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Laser Cutting

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Keep recommends using 12mm MDF, which is roughly 0.5 inches. I initially tried cutting 0.5 inch MDF on the laser cutter, but it was ultimately too thick for our machine to handle. Instead, I bought 0.25 inch MDF and cut two of each part so I could sandwich them with wood glue, creating 0.5 inch thick parts.

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Keep designed these files in Microsoft Word, so they are not pixel perfect. Before I realized this, I went straight to the laser cutter with his files and later found that the holes for the metal rods were not really round, but more oval shaped. I couldn't get the rods through, and I broke some of my cut parts. I updated my files with 12mm circles in place of the slight ovals and recut everything. Learn from my mistakes --- it’s always a good idea to double check these files to make sure they are as you need them.

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At this point, I am still waiting on many of my parts to come in the mail. However, I already had some items, so I was able to begin the initial assembly.

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As you can see, I basically have the skeleton started. Over the next week, I plan to continue the assembly and add the electronics. Stay tuned to follow along with the build!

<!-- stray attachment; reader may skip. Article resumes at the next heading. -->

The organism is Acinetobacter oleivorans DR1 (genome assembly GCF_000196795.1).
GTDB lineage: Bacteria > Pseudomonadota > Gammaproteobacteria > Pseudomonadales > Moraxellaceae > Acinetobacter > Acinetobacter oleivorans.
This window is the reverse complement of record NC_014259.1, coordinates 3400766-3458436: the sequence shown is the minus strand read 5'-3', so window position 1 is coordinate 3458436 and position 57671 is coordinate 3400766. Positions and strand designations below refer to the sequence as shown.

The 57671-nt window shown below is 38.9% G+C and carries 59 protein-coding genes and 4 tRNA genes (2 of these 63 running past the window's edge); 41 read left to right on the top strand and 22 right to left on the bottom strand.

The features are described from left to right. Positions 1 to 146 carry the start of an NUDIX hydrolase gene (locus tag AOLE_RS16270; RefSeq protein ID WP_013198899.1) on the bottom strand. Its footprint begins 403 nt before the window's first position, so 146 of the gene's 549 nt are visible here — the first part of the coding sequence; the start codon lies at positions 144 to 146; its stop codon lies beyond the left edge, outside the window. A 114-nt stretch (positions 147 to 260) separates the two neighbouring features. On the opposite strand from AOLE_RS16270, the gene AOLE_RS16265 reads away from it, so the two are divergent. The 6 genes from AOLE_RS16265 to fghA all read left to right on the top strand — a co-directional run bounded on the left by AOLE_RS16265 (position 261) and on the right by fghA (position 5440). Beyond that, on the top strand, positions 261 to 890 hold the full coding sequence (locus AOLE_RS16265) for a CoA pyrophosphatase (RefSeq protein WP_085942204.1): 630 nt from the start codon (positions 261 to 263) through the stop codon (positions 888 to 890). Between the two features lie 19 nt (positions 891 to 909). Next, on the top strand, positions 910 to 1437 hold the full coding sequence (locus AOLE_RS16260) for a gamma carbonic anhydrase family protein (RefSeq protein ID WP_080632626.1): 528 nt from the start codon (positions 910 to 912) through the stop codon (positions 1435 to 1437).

Comments 7 comments

  • Having a close friend who is into ceramics and having an interest myself in 3D printers, I wondered how the thing could do ceramic printing. A quick view of the device showed how: the usual 3D mover with an extruder for the clay.

    As it turns out, the extruder method is well known to ceramic artists. My wife had the fortune to study under Bill Shinn, a master of the technique. A search of his work will inspire further new avenues of experimentation. Here are some of his efforts: https://duckduckgo.com/?q=bill+shinn+ceramic+sculpture&t=hq&atb=v67-5b_&iax=1&ia=images

    He never, to my knowledge, got into 3D printer work but his techniques combined with what is possible in this area opens up an immense opportunity for creative expression. Thank you, Feldi, for the introduction to this.

    Keep having fun!

  • thank you for the information this may help me how to use my newly bought 3d printer.

  • Great project, Feldi!